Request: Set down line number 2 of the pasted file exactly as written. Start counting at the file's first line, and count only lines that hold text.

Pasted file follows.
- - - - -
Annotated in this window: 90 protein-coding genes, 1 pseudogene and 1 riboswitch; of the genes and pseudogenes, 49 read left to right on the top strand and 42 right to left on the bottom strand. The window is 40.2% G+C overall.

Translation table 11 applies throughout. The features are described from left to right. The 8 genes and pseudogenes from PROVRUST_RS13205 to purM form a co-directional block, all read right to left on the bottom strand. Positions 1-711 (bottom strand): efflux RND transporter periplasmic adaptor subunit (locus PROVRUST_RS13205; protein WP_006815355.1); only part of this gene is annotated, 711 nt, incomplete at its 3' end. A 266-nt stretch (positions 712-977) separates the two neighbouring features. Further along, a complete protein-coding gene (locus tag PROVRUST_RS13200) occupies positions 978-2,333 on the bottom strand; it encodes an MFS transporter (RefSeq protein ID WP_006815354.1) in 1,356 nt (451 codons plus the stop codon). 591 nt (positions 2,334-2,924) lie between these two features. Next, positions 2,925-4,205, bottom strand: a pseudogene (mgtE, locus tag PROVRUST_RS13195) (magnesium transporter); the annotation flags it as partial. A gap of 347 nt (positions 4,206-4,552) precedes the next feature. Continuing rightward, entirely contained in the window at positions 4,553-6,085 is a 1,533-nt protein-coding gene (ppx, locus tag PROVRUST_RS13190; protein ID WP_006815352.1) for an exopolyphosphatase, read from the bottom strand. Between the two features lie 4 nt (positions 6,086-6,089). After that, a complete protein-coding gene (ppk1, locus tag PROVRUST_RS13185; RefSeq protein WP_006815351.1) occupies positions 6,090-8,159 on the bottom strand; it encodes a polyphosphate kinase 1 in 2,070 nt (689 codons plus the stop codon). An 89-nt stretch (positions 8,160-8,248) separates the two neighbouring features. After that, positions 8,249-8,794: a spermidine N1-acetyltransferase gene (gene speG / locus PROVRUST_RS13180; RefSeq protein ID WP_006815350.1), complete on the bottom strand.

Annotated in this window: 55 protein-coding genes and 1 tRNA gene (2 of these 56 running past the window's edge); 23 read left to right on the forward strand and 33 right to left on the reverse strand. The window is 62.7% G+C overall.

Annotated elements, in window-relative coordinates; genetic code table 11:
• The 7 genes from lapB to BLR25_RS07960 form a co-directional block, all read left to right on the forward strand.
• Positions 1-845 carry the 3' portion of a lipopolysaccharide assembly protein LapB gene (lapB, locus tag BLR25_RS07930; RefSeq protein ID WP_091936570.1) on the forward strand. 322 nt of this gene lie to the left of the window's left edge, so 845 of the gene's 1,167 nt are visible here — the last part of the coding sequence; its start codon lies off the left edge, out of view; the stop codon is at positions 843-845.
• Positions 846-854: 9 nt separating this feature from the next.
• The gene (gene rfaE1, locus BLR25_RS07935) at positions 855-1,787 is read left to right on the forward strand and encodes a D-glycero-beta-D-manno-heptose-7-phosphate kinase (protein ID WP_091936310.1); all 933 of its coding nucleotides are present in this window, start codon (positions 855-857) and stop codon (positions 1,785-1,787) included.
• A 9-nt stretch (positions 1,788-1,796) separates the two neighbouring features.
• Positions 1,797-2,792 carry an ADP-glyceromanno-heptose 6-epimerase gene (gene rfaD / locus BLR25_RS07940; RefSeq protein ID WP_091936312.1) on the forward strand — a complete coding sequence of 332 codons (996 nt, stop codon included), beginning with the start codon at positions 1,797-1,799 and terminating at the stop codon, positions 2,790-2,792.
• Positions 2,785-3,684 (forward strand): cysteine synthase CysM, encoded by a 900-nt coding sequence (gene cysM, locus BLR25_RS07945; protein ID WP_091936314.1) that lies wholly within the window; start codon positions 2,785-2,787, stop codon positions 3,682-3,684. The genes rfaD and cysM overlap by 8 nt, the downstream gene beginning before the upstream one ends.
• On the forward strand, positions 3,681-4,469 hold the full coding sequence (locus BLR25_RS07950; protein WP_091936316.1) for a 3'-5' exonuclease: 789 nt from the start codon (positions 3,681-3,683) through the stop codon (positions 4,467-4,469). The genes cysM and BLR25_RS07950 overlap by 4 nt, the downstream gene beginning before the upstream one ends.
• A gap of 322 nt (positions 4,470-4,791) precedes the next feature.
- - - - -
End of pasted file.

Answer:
Translation table 11 applies throughout. The features are described from left to right. The 8 genes and pseudogenes from PROVRUST_RS13205 to purM form a co-directional block, all read right to left on the bottom strand. Positions 1-711 (bottom strand): efflux RND transporter periplasmic adaptor subunit (locus PROVRUST_RS13205; protein WP_006815355.1); only part of this gene is annotated, 711 nt, incomplete at its 3' end. A 266-nt stretch (positions 712-977) separates the two neighbouring features. Further along, a complete protein-coding gene (locus tag PROVRUST_RS13200) occupies positions 978-2,333 on the bottom strand; it encodes an MFS transporter (RefSeq protein ID WP_006815354.1) in 1,356 nt (451 codons plus the stop codon). 591 nt (positions 2,334-2,924) lie between these two features. Next, positions 2,925-4,205, bottom strand: a pseudogene (mgtE, locus tag PROVRUST_RS13195) (magnesium transporter); the annotation flags it as partial. A gap of 347 nt (positions 4,206-4,552) precedes the next feature. Continuing rightward, entirely contained in the window at positions 4,553-6,085 is a 1,533-nt protein-coding gene (ppx, locus tag PROVRUST_RS13190; protein ID WP_006815352.1) for an exopolyphosphatase, read from the bottom strand. Between the two features lie 4 nt (positions 6,086-6,089). After that, a complete protein-coding gene (ppk1, locus tag PROVRUST_RS13185; RefSeq protein WP_006815351.1) occupies positions 6,090-8,159 on the bottom strand; it encodes a polyphosphate kinase 1 in 2,070 nt (689 codons plus the stop codon). An 89-nt stretch (positions 8,160-8,248) separates the two neighbouring features. After that, positions 8,249-8,794: a spermidine N1-acetyltransferase gene (gene speG / locus PROVRUST_RS13180; RefSeq protein ID WP_006815350.1), complete on the bottom strand.